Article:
Phew! I returned from the 5th Annual Shot at Life Champion Summit (this was my 3rd), with plans for a blog post overflowing with reflections, facts, and experiences.
BUT, it didn’t take long before it became apparent that maybe I should have spent about half an hour at some point in the prior months and gotten the flu shot I’ve been encouraging everyone else to get as part of the Give a Shot Get a Shot program.
That’s why tonight’s post from the sick bed contains a few anecdotes and pictures, with the promise of a “bigger” post later!
I am so grateful that this summit gave me the opportunity to finally meet (and interview in front of the summit audience) Minda Dentler. She is a triathlete, polio survivor, and mom. I first learned about her when Charity Miles encouraged participants to vote for her when she was nominated for an ESPY. She may not have won the ESPY but she won my gratitude and admiration in the biggest of ways!
Even for a cause I love so dearly, such as making sure children worldwide have a chance at living to their 5th birthdays and not succumbing to vaccine-preventable diseases, I still find it difficult to speak up sometimes.
When I spotted Debbie Wasserman-Schultz conducting a press interview as we waited for our meeting with Rep. Alan Grayson, I faced a choice: leap in front of her path and give my elevator speech or leave it at telling my fellow champions “yeah, I remember her from her time in Florida, when Wayne (my husband) was a staff person in the legislature.”
I leapt. I gave the elevator speech. Her staff member now holds a packet full of Shot at Life material. Every leap holds the potential to make a difference.
Did you know food is not allowed in the US Capitol complex? EVEN if the food is Girl Scout Cookies you’ve been carrying around ALL DAY LONG to enjoy at the end of hours upon hours of advocacy. Although we dodged the cookie confiscation bullet one time when we entered the US Capitol complex, we weren’t so lucky at the end of the day when we entered the Capitol complex for a reception honoring Rep. Jim McDermott.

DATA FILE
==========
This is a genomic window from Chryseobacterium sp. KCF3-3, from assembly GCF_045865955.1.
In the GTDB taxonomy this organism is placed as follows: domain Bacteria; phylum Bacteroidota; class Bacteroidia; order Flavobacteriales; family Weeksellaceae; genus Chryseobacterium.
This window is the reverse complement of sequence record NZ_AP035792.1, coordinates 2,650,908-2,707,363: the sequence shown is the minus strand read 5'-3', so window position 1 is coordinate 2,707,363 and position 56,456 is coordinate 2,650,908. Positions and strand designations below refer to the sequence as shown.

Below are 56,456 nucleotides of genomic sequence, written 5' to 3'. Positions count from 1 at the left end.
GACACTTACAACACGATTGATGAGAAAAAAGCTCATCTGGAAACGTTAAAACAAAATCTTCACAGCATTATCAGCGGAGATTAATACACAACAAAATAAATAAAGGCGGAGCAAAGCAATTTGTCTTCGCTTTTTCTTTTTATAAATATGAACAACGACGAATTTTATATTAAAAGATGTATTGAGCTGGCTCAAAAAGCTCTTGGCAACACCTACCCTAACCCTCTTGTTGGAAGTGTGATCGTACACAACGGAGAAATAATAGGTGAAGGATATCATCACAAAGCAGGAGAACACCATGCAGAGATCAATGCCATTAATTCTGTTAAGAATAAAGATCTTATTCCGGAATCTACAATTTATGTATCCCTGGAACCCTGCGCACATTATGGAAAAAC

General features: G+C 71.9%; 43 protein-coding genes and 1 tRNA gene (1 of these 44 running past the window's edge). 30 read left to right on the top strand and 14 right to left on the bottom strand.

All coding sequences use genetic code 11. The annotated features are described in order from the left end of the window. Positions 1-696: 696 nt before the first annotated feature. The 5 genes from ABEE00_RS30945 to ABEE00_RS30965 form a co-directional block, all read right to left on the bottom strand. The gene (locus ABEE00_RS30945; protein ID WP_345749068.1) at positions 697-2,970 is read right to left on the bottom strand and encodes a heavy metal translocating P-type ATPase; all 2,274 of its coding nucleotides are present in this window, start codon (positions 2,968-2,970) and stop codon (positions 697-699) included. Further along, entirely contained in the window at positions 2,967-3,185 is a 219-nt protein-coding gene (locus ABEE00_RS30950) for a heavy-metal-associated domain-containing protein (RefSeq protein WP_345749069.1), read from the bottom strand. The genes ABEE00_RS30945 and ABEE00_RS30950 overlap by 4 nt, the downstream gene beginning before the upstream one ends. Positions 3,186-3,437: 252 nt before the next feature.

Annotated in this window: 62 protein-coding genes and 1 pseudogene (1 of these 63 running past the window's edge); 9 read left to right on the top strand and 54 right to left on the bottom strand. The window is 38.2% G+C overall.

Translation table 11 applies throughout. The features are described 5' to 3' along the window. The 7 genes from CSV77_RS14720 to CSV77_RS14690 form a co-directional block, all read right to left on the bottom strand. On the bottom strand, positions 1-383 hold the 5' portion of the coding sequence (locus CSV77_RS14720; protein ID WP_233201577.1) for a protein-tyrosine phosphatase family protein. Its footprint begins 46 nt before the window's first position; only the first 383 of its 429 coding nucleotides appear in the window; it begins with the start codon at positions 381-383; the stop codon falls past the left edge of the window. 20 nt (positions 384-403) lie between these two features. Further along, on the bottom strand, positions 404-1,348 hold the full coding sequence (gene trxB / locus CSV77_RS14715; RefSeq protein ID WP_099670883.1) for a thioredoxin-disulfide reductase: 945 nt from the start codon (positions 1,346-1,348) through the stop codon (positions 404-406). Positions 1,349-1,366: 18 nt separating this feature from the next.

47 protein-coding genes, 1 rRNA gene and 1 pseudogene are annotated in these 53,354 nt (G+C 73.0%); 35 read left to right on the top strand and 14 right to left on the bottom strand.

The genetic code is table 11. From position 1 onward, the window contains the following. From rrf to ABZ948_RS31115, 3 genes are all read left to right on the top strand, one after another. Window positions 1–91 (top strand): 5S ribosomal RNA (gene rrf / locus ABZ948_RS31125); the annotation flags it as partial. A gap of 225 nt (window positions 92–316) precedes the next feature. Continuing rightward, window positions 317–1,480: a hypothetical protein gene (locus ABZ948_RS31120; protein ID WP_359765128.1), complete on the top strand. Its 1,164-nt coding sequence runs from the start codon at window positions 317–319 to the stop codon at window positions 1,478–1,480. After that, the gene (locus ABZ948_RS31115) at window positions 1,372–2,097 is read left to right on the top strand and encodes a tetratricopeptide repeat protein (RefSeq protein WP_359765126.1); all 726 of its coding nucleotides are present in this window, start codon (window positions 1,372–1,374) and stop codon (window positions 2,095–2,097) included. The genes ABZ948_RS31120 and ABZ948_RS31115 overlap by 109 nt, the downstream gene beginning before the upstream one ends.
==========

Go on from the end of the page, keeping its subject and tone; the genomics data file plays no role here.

Security was having none of it.
I won’t go into our technique, but suffice it to say although we were instructed to put the cookies in the dumpster (really, is it even AMERICAN to put unopened boxes of Girl Scout cookies in a dumpster?), we, um, “found another home for them” and the cookie party later that evening was worth the hassle!
Let me tell you, these advocates are as creative and dogged about protecting children worldwide as they are about safeguarding Girl Scout cookies. The children of the world are in the best (and most fun, for what it’s worth!) hands!
And lastly, a travel lesson learned:
I had a companion on my Super Shuttle on the way from BWI to Washington, DC, who gave me a piece of advice about the return trip to BWI. She suggested that Uber would be more comfortable and roughly the same price as a Super Shuttle. That sounded good to me, so I didn’t make a return reservation.
I’m a bit of a freak about punctuality when traveling, so I ordered the Uber in plenty of time to make BWI prior to my flight. Imagine my surprise when Uber notified me that it was “surge pricing” time and it would cost a lot more to get to BWI than it would at non-surge pricing time. I called Super Shuttle, which said it was too late to hop on one of those. I was just on the verge of accepting the surge pricing (sigh….) when I got a notification from Uber that regular pricing was back in effect and I should request as quickly as possible. I did and all was good, but notes were taken for the future. Backup plans are good.
Cookies, Leaping, and Inspiration aside … why do we do this? Take the 1:38, less than two minutes, to watch this video and I’m pretty sure it will be clear.